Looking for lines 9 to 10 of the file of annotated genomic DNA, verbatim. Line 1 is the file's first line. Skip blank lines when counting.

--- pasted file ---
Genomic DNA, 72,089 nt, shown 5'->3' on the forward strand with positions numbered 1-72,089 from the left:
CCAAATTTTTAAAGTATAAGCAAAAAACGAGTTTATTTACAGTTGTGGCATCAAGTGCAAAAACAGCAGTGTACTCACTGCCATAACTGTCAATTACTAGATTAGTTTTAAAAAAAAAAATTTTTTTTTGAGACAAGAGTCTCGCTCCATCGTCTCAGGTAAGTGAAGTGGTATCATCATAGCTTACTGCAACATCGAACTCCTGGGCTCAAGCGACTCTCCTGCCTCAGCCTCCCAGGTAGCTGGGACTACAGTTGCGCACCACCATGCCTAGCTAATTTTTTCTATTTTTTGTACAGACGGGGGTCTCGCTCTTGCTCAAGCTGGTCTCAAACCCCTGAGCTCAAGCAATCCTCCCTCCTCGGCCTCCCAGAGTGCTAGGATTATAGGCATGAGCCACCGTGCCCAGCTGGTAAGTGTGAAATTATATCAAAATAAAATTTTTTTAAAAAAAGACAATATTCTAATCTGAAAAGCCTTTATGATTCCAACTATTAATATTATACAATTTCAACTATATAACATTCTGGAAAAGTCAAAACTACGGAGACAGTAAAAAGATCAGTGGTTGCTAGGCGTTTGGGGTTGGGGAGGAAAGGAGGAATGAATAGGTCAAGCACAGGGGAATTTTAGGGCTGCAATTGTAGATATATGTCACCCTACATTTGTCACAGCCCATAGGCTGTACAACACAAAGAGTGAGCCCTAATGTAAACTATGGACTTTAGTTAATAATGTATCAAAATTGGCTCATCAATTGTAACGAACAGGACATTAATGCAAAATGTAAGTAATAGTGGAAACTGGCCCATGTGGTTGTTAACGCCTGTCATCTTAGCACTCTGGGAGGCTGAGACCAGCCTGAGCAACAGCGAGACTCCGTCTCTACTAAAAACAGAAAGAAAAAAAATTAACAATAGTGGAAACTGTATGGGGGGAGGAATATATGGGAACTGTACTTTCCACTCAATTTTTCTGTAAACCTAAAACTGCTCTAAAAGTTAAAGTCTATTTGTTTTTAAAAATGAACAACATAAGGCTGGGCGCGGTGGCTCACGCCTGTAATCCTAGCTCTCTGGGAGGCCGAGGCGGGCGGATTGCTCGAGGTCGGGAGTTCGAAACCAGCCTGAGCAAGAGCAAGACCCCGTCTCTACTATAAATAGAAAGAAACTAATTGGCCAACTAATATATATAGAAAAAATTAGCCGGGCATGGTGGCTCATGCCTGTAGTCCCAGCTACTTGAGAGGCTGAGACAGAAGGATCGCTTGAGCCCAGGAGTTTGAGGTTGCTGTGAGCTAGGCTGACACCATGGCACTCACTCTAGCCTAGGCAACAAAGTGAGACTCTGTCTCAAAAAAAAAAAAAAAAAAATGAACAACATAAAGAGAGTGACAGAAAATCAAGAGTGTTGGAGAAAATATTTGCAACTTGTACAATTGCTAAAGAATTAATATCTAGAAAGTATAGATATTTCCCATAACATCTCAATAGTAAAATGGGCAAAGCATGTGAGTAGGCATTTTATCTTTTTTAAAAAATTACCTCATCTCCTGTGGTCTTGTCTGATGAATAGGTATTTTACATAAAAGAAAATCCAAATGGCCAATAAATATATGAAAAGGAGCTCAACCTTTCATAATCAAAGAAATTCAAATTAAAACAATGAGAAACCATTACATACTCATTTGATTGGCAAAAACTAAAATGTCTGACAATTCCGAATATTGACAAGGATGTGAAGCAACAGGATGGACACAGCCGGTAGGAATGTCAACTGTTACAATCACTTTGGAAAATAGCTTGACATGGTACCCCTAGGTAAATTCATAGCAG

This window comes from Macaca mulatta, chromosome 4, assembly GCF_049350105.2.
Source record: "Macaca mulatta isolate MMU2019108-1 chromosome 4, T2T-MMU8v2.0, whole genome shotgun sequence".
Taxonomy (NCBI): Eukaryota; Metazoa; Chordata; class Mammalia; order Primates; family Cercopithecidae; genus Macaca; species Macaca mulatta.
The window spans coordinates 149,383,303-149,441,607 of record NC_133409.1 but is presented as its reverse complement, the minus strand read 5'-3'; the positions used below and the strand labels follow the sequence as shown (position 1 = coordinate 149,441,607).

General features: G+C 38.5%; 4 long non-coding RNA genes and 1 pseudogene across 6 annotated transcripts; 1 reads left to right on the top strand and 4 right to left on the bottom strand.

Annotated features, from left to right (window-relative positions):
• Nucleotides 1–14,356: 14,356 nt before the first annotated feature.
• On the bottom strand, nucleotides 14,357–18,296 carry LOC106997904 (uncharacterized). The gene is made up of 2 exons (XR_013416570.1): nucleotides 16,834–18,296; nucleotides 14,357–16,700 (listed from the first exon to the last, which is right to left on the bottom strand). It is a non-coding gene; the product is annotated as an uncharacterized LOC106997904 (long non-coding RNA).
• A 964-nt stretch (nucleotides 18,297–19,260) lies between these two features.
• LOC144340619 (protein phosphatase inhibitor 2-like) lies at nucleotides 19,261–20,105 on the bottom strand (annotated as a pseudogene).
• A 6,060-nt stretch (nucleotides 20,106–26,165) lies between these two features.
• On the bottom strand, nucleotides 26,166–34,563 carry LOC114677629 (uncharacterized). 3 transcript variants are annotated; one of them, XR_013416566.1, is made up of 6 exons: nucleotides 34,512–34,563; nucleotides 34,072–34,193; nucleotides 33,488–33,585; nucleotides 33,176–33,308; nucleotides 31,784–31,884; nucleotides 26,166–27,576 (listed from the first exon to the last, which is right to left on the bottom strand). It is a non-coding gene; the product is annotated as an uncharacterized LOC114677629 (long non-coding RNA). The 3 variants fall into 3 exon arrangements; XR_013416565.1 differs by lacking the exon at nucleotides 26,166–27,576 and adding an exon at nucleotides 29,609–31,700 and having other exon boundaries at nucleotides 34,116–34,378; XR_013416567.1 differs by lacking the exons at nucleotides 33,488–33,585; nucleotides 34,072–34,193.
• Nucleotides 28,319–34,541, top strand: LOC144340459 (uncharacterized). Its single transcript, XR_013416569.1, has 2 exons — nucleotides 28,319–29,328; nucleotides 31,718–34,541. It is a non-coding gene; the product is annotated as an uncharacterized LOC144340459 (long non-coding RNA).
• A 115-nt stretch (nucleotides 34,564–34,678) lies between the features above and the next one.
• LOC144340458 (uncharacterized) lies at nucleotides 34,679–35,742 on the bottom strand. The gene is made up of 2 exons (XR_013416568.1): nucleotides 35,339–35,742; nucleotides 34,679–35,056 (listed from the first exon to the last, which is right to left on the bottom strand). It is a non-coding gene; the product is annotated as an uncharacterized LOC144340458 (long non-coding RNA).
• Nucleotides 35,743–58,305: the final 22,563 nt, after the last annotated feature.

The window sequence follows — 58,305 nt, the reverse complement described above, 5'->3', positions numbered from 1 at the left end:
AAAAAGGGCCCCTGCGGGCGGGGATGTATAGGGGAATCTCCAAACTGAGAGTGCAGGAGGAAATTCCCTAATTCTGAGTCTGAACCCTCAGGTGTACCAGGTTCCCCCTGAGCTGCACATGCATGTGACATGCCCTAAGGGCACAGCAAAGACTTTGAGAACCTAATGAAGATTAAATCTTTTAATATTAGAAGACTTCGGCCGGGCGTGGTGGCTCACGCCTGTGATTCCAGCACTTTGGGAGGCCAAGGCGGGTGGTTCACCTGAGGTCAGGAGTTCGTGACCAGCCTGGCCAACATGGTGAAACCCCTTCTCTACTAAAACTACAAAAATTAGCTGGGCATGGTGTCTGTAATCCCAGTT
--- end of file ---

• Nucleotides 1–14,356: 14,356 nt before the first annotated feature.
• On the bottom strand, nucleotides 14,357–18,296 carry LOC106997904 (uncharacterized). The gene is made up of 2 exons (XR_013416570.1): nucleotides 16,834–18,296; nucleotides 14,357–16,700 (listed from the first exon to the last, which is right to left on the bottom strand). It is a non-coding gene; the product is annotated as an uncharacterized LOC106997904 (long non-coding RNA).